to Buying the Best House for Your Money
1. Get "Pre-Approved" - Not
Do you want to get the best property you can for the least
amount of money? Then make sure you are in the strongest negotiating
position possible. Price is only one element in the negotiations,
and not necessarily the most important one. Often other terms,
such as the strength of the buyer or the length of escrow, are
critical to a seller. In years past, I always recommended that
buyers get "pre-qualified" by a lender. This means that you
spend a few minutes on the phone with a lender who asks you
a few questions. Based on the answers, the lender pronounces
you "pre-qualified" and issues a certificate that you can show
to a seller. Sellers are aware that such certificates are WORTHLESS,
and here's why! None of the information has been verified!
Many times unknown problems can come to the surface! Some
of the problems I've seen include recorded judgments, alimony
payments due, glitches on the credit report due to any number
of reasons both accurately and inaccurately, down payments that
have not been in the clients' bank account long enough, etc.
So the way to make the strongest offer today is to get "pre-approved".
This happens AFTER all information has been checked and verified.
You are actually APPROVED for the loan and the only loose end
is the appraisal on the property. This process takes anywhere
from a few days to a few weeks depending on your situation.
It's VERY POWERFUL and a weapon I recommend all my clients have
in their negotiating arsenal.
2. Sell Your Property First, Then Buy the House
If you have a house to sell, sell it before selecting a house
to buy! Contingency sales aren't nearly as strong as one that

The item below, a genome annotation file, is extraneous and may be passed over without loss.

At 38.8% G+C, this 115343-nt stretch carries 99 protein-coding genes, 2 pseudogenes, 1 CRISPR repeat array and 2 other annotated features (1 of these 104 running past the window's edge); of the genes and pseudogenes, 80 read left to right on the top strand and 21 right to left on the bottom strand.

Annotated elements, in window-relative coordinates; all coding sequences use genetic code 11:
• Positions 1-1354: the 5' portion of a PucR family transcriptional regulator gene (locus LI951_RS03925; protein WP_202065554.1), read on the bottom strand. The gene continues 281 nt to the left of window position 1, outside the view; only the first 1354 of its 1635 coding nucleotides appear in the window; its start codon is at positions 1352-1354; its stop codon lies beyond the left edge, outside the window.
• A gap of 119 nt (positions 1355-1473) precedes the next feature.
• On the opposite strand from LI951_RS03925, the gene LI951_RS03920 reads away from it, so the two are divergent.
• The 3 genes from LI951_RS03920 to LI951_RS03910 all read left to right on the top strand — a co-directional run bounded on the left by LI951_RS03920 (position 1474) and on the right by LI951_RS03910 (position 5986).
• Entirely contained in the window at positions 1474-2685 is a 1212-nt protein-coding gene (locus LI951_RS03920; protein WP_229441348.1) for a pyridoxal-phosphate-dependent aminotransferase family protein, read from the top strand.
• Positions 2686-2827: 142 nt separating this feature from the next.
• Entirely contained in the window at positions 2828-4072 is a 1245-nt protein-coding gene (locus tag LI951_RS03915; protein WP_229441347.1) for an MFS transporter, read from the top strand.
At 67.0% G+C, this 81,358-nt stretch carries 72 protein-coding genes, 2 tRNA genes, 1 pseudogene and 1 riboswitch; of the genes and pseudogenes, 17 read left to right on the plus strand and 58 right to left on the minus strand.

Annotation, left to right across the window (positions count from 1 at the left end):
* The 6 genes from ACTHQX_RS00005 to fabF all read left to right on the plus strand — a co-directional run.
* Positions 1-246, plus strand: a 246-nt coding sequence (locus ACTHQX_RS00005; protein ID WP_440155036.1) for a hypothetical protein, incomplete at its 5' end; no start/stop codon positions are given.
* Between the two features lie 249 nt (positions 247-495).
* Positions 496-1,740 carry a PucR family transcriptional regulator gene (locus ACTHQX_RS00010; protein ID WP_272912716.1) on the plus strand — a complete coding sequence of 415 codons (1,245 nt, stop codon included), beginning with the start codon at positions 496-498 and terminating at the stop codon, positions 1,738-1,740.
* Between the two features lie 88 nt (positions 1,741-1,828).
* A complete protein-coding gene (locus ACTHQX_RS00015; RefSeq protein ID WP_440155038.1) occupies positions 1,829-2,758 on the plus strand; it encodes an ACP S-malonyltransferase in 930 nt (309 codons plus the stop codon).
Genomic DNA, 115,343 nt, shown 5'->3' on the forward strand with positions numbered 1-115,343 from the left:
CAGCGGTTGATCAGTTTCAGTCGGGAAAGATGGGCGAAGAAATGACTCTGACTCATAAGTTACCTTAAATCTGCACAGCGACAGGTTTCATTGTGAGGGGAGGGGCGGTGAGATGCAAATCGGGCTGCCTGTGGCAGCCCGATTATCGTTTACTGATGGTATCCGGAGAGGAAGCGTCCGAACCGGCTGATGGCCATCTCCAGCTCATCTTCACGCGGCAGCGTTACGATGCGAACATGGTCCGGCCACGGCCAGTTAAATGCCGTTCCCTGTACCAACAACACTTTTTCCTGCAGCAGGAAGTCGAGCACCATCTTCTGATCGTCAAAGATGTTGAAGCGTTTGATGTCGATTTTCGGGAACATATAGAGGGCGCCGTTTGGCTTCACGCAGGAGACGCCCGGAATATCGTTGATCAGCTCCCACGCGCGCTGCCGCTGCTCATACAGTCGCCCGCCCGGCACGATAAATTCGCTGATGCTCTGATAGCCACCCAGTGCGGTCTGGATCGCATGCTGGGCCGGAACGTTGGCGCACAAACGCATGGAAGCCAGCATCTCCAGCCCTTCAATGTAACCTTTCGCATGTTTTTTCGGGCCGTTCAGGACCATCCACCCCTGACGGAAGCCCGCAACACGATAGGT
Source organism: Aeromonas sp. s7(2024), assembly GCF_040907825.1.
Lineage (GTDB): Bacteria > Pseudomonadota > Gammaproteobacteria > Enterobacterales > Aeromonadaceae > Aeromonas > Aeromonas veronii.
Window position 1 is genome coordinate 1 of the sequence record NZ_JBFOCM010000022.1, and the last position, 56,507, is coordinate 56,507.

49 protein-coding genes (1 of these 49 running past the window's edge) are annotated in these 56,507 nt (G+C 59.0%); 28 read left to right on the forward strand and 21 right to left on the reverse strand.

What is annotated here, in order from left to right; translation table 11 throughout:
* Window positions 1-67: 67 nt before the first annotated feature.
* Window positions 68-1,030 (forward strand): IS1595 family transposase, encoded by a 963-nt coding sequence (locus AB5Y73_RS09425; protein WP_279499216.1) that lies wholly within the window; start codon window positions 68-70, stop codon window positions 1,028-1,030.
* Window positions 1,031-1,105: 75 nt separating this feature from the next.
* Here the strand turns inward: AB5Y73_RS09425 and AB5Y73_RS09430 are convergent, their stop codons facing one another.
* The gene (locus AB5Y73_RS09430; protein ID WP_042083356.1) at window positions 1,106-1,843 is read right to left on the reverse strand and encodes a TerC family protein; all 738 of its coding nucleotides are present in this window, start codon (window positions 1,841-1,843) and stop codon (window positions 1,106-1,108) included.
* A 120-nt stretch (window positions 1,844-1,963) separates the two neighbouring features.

comes in with a ready, willing and able buyer. Consider this
scenario: You've found the perfect house - now you have to go
make an offer to the seller. You want the seller to reduce the
price and wait until you sell your house. The seller figures
that this is a risky deal, since he might pass up a buyer who
DOESN'T have to sell a house while he's waiting for you. So
he says OK, he'll do the contingency but it has to be a full
price offer! You have now paid more for the house than you could
have because of the contingency, and you have to sell your existing
house in a hurry! Otherwise you lose the house! So to sell quickly
you might take an offer that's lower than if you had more time.
The bottom line is that buying before selling might cost you
THOUSANDS of dollars.
If you're concerned that there is not a house on the market
for you, then go on a window-shopping trip. You can identify
possible houses and locations without falling in love with a
specific house. If you feel confident after that then put your
house on the market. Another tactic is to make the sale ''subject
to seller finding suitable housing''. Adding this phrase to
the listing means that WHEN YOU DO FIND A BUYER, you will have
some time to find the new place. If you don't find anything
to your liking, you don't have to sell your present home.
3. Play the Game of Nines
Before house hunting, make a list of things you want in the